The order you fix the small shapes onto your base piece is up to you.
For me, I found top to bottom and inside to outside the easiest.
Don't forget the little details like:
- White highlights on pupils
- Noses - I rolled and shaped these noses by hand, flattened the 'back' then fixed them on, this was one of my pieces of guess-work, I did this by 'eye'.
- Mouths - I used a fondant tool to create mine, but you can cut yours out or draw them on with edible pen
Step 7: Fix Them to Your Cake
Step 8: Update: How I Made the City-scape
I've been asked, via one of my social media accounts, how I made the city-scape for this cake, so I thought I'd share the answer with you here too.
When searching for ideas for this cake, they all had black city-scapes, but they were all flat upright ones, I wanted a cylindrical one. I did some extensive research here and on YouTube, but the only tutorials that I found to help was one I found by accident, a YouTube video called "How to Make a Princess Tiara Cake Topper". The basics from that video inspired me to make this city-scape, but you might find one suitable for your needs elsewhere
So here goes:
- As my cake was 10", I knew I needed it to be 6". So I covered a 6" cake tin in card and parchment paper. Thee card was to make the 'mould' taller than the tin
- I rolled out 500g of quality modelling fondant / gum paste to about 8mm thickness and higher than the tin. I know this might sound a little 'overkill', but this was going to be a big structure.
- When flat, I cut the bottom straight using a ruler and a pizza cutter.
- I measured the circumference of the tin, leaving a 2" gap for the rear
- Then I cut the roof shapes from the fondant, quite honestly, at random, but they still had to look good.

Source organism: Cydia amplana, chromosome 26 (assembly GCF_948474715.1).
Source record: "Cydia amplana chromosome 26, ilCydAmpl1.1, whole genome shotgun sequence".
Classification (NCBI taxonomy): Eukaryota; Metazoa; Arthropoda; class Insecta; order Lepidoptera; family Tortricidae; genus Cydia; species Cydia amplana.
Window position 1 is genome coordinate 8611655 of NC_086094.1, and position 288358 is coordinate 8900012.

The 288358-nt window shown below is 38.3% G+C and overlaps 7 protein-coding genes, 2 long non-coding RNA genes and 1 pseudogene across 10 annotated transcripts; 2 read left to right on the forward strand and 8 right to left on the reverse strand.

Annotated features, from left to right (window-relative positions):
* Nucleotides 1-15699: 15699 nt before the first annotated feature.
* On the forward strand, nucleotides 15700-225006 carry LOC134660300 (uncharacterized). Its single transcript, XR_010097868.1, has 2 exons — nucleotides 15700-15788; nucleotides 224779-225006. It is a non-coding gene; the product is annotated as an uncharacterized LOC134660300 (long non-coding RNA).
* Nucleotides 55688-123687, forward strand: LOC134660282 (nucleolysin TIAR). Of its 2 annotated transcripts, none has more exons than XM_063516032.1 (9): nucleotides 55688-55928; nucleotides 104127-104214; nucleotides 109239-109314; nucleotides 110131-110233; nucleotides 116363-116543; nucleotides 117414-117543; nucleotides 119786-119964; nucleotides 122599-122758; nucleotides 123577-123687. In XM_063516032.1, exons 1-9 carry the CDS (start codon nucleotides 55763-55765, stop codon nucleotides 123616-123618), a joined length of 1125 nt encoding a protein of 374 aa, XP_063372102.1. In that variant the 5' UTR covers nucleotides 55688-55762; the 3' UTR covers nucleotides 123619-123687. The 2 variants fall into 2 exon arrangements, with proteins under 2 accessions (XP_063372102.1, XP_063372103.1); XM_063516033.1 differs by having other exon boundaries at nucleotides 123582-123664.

- I wrapped it around the tin leaving the 2" gap at the back. I'm not sure why I wanted a gap, but it made life easier when unmouling
- It was to be dried upright. Because of the space I was leaving at the back the weight would have distorted the fondant at the rear.
- I gently held the fondant onto the tin but found I had to quickly wrap the outside in parchment as the taller pieces were falling and going out of shape.
- I secured it with sticky tape at first, but, of course, that failed, so I gently tied it with thick ribbon (an extra pair of hand was needed) and some tape right the way around the whole piece in a few places
- Once it had hardened a little overnight, I took the outer layer of parchment off and replaced the ribbon - very carfully
- I left it wrapped around the tin for a few more days - this allowed the air to get at it
- When it was stable and hardened, I fixed on the moon. *See below
- When that was stable and hardened, I fixed on the 'windows'
- Allowed those to dry overnight
- Then I slid it off the tin and card with parchment paper and carefully glued it to the top of the cake.
- Add the glue / water whilst the piece is still on the tin with the ribbons in place
- Slide the tin out and leave the card inside and the ribbons on
- With probably more that one pair of hands - crown your masterpiece
- Take the ribbons off
- Then slide your card out
- Voila! (",)
* The Moon:
- Using the same size tin, I made the moon separately at first before fixing it to the back of the city-scape (see #12 above) - You'll need the card and parchment paper on there too, so that the shape is exactly the same as the back of your city-scape.
- I rolled out some suitably coloured gum paste, but nowhere as near as thick as the city-scape. Maybe about 2mm
- Placed plastic food bag on the top
- Using a large round cookie cutter, I cut out the moon whilst the food bag was in place - this gives a wonderful edge to the cut piece
- I placed the moon on the covered tin and allowed it to dry - place the tin between two objects to prevent it rolling away when the moon is drying.
- Then, with my city-scape still on the tin, added glue to the bottom half of the moon
- I then gently slid it down the back of the city-scape, between the fondant and the parchment paper to where I wanted it to be and allowed it to dry
I'm sorry I don't have any images of this process, I wasn't quite expecting anyone to ask me how I did it. But I hope this helps
Step 9: To Show You Can Use This Method for Other Characters ...
I'm going to use this step to show that is it possible to use this method for other character faces.
I'll be adding new ones here as I make them
I'd love to see yours